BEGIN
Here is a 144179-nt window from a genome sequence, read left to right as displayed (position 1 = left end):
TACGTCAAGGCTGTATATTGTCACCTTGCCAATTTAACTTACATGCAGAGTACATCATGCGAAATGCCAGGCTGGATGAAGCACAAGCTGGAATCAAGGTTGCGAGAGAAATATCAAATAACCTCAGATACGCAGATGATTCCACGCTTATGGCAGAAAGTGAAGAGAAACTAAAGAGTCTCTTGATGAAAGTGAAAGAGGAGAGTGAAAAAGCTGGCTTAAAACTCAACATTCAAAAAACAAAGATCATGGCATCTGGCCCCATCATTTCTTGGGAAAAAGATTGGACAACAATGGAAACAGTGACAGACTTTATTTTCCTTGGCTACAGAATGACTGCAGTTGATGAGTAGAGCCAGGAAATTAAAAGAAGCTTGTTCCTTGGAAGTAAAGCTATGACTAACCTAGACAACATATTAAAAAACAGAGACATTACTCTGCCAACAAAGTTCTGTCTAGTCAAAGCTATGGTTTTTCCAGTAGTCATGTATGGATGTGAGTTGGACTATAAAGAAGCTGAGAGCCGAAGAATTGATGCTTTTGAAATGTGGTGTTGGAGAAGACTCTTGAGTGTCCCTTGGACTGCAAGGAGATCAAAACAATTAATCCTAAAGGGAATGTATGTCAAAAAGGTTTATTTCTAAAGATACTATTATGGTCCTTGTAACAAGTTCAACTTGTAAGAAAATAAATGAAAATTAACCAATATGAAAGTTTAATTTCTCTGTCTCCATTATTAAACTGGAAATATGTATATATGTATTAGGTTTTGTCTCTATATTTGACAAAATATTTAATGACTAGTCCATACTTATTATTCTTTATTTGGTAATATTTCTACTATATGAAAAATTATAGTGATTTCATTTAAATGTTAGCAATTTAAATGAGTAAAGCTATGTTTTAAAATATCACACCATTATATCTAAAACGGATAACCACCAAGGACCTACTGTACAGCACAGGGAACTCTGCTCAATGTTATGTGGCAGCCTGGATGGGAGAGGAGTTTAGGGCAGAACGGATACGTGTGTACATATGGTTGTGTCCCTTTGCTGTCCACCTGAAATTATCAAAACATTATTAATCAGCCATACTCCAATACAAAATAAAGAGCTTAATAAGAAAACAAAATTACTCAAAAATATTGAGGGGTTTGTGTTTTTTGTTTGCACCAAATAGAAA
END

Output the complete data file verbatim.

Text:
Here is a 144179-nt window from a genome sequence, read left to right as displayed (position 1 = left end):
TACGTCAAGGCTGTATATTGTCACCTTGCCAATTTAACTTACATGCAGAGTACATCATGCGAAATGCCAGGCTGGATGAAGCACAAGCTGGAATCAAGGTTGCGAGAGAAATATCAAATAACCTCAGATACGCAGATGATTCCACGCTTATGGCAGAAAGTGAAGAGAAACTAAAGAGTCTCTTGATGAAAGTGAAAGAGGAGAGTGAAAAAGCTGGCTTAAAACTCAACATTCAAAAAACAAAGATCATGGCATCTGGCCCCATCATTTCTTGGGAAAAAGATTGGACAACAATGGAAACAGTGACAGACTTTATTTTCCTTGGCTACAGAATGACTGCAGTTGATGAGTAGAGCCAGGAAATTAAAAGAAGCTTGTTCCTTGGAAGTAAAGCTATGACTAACCTAGACAACATATTAAAAAACAGAGACATTACTCTGCCAACAAAGTTCTGTCTAGTCAAAGCTATGGTTTTTCCAGTAGTCATGTATGGATGTGAGTTGGACTATAAAGAAGCTGAGAGCCGAAGAATTGATGCTTTTGAAATGTGGTGTTGGAGAAGACTCTTGAGTGTCCCTTGGACTGCAAGGAGATCAAAACAATTAATCCTAAAGGGAATGTATGTCAAAAAGGTTTATTTCTAAAGATACTATTATGGTCCTTGTAACAAGTTCAACTTGTAAGAAAATAAATGAAAATTAACCAATATGAAAGTTTAATTTCTCTGTCTCCATTATTAAACTGGAAATATGTATATATGTATTAGGTTTTGTCTCTATATTTGACAAAATATTTAATGACTAGTCCATACTTATTATTCTTTATTTGGTAATATTTCTACTATATGAAAAATTATAGTGATTTCATTTAAATGTTAGCAATTTAAATGAGTAAAGCTATGTTTTAAAATATCACACCATTATATCTAAAACGGATAACCACCAAGGACCTACTGTACAGCACAGGGAACTCTGCTCAATGTTATGTGGCAGCCTGGATGGGAGAGGAGTTTAGGGCAGAACGGATACGTGTGTACATATGGTTGTGTCCCTTTGCTGTCCACCTGAAATTATCAAAACATTATTAATCAGCCATACTCCAATACAAAATAAAGAGCTTAATAAGAAAACAAAATTACTCAAAAATATTGAGGGGTTTGTGTTTTTTGTTTGCACCAAATAGAAA